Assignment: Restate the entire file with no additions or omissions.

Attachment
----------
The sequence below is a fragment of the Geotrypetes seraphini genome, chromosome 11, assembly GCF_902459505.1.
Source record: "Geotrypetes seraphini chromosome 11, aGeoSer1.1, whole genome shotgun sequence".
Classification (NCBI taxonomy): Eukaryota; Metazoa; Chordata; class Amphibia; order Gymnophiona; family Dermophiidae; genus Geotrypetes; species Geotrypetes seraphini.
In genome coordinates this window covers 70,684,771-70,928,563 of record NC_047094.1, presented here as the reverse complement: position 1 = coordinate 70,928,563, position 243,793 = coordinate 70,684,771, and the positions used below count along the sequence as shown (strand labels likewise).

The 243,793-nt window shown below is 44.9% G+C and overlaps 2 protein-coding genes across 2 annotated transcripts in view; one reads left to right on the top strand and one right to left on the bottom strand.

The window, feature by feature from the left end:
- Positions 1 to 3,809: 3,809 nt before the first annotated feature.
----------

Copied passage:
The sequence below is a fragment of the Geotrypetes seraphini genome, chromosome 11, assembly GCF_902459505.1.
Source record: "Geotrypetes seraphini chromosome 11, aGeoSer1.1, whole genome shotgun sequence".
Classification (NCBI taxonomy): Eukaryota; Metazoa; Chordata; class Amphibia; order Gymnophiona; family Dermophiidae; genus Geotrypetes; species Geotrypetes seraphini.
In genome coordinates this window covers 70,684,771-70,928,563 of record NC_047094.1, presented here as the reverse complement: position 1 = coordinate 70,928,563, position 243,793 = coordinate 70,684,771, and the positions used below count along the sequence as shown (strand labels likewise).

The 243,793-nt window shown below is 44.9% G+C and overlaps 2 protein-coding genes across 2 annotated transcripts in view; one reads left to right on the top strand and one right to left on the bottom strand.

The window, feature by feature from the left end:
- Positions 1 to 3,809: 3,809 nt before the first annotated feature.